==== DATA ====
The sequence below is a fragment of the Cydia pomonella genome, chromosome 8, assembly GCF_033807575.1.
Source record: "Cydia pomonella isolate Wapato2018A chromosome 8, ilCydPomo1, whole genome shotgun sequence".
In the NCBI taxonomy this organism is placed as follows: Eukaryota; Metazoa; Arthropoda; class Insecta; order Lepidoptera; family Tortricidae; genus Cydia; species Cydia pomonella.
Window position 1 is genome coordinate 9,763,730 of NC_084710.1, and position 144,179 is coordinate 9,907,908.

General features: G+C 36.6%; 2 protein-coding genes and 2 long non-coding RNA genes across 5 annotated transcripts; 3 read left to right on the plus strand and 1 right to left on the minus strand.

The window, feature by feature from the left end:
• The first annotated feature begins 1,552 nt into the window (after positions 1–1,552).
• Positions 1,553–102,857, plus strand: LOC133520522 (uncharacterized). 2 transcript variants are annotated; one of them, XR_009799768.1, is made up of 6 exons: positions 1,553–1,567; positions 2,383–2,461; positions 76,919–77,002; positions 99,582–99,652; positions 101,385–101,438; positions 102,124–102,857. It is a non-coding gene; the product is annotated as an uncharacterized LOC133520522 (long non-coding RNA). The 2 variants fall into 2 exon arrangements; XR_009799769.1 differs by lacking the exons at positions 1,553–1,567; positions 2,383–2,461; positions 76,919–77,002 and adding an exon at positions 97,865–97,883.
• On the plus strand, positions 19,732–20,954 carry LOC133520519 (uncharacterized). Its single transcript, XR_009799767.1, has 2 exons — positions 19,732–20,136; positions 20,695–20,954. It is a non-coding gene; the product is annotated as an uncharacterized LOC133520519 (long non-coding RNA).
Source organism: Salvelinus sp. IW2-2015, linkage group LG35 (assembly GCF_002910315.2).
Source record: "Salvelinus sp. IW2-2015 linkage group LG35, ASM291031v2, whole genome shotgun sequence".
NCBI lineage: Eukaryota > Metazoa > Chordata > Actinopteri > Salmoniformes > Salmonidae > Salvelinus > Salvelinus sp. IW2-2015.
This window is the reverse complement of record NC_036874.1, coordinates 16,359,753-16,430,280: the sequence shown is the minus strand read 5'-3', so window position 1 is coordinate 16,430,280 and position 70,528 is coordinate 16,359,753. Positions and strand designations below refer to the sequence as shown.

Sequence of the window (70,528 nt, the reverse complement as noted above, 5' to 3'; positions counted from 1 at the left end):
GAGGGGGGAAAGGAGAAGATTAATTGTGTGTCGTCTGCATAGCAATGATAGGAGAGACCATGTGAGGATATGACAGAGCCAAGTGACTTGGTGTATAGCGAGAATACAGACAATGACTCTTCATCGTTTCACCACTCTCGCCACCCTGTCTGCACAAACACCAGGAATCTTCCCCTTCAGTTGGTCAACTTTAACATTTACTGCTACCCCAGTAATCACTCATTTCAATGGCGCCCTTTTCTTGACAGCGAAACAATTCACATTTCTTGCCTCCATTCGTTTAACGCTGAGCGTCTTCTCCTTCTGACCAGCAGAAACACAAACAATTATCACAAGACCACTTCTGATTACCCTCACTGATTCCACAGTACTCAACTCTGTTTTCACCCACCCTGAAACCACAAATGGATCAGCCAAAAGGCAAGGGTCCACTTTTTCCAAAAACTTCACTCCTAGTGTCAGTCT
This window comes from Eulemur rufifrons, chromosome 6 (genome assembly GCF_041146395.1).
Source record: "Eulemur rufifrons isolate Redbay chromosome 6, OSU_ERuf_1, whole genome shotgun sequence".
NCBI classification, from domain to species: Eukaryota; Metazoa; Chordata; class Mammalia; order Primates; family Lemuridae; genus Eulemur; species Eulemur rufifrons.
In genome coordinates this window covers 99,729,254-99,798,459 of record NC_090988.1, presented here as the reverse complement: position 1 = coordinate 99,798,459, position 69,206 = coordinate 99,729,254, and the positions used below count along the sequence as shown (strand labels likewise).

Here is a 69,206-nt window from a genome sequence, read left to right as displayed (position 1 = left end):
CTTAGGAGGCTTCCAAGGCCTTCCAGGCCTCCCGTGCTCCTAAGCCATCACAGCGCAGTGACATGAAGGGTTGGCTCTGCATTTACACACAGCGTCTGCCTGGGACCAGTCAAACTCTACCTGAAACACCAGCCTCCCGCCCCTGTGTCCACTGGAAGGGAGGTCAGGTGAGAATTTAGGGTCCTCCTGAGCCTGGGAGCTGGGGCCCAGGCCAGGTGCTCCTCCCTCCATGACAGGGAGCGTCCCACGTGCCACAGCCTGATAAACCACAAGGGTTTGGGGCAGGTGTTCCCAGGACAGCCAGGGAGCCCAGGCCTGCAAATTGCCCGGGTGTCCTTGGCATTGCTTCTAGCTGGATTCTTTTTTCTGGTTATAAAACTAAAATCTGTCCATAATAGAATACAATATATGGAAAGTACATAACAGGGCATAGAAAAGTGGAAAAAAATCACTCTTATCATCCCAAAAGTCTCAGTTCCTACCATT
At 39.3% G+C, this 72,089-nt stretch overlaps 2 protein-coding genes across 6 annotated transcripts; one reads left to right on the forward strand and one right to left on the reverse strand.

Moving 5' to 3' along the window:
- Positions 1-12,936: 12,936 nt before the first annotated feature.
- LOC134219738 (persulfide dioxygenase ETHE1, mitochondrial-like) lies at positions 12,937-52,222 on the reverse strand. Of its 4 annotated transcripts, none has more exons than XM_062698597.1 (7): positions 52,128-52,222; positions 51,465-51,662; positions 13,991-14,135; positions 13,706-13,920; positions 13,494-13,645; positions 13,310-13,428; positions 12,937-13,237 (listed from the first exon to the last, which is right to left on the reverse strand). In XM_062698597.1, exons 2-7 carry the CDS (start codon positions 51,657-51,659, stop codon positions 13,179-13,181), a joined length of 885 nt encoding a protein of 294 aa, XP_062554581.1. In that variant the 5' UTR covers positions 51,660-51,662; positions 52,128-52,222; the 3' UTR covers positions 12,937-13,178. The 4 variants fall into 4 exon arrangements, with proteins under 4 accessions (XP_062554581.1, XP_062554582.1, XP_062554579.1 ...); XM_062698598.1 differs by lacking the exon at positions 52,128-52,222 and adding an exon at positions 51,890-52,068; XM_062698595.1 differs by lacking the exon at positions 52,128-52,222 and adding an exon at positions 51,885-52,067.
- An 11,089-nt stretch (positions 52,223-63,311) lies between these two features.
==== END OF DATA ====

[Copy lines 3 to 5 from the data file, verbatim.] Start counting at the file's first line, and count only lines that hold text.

In the NCBI taxonomy this organism is placed as follows: Eukaryota; Metazoa; Arthropoda; class Insecta; order Lepidoptera; family Tortricidae; genus Cydia; species Cydia pomonella.
Window position 1 is genome coordinate 9,763,730 of NC_084710.1, and position 144,179 is coordinate 9,907,908.

General features: G+C 36.6%; 2 protein-coding genes and 2 long non-coding RNA genes across 5 annotated transcripts; 3 read left to right on the plus strand and 1 right to left on the minus strand.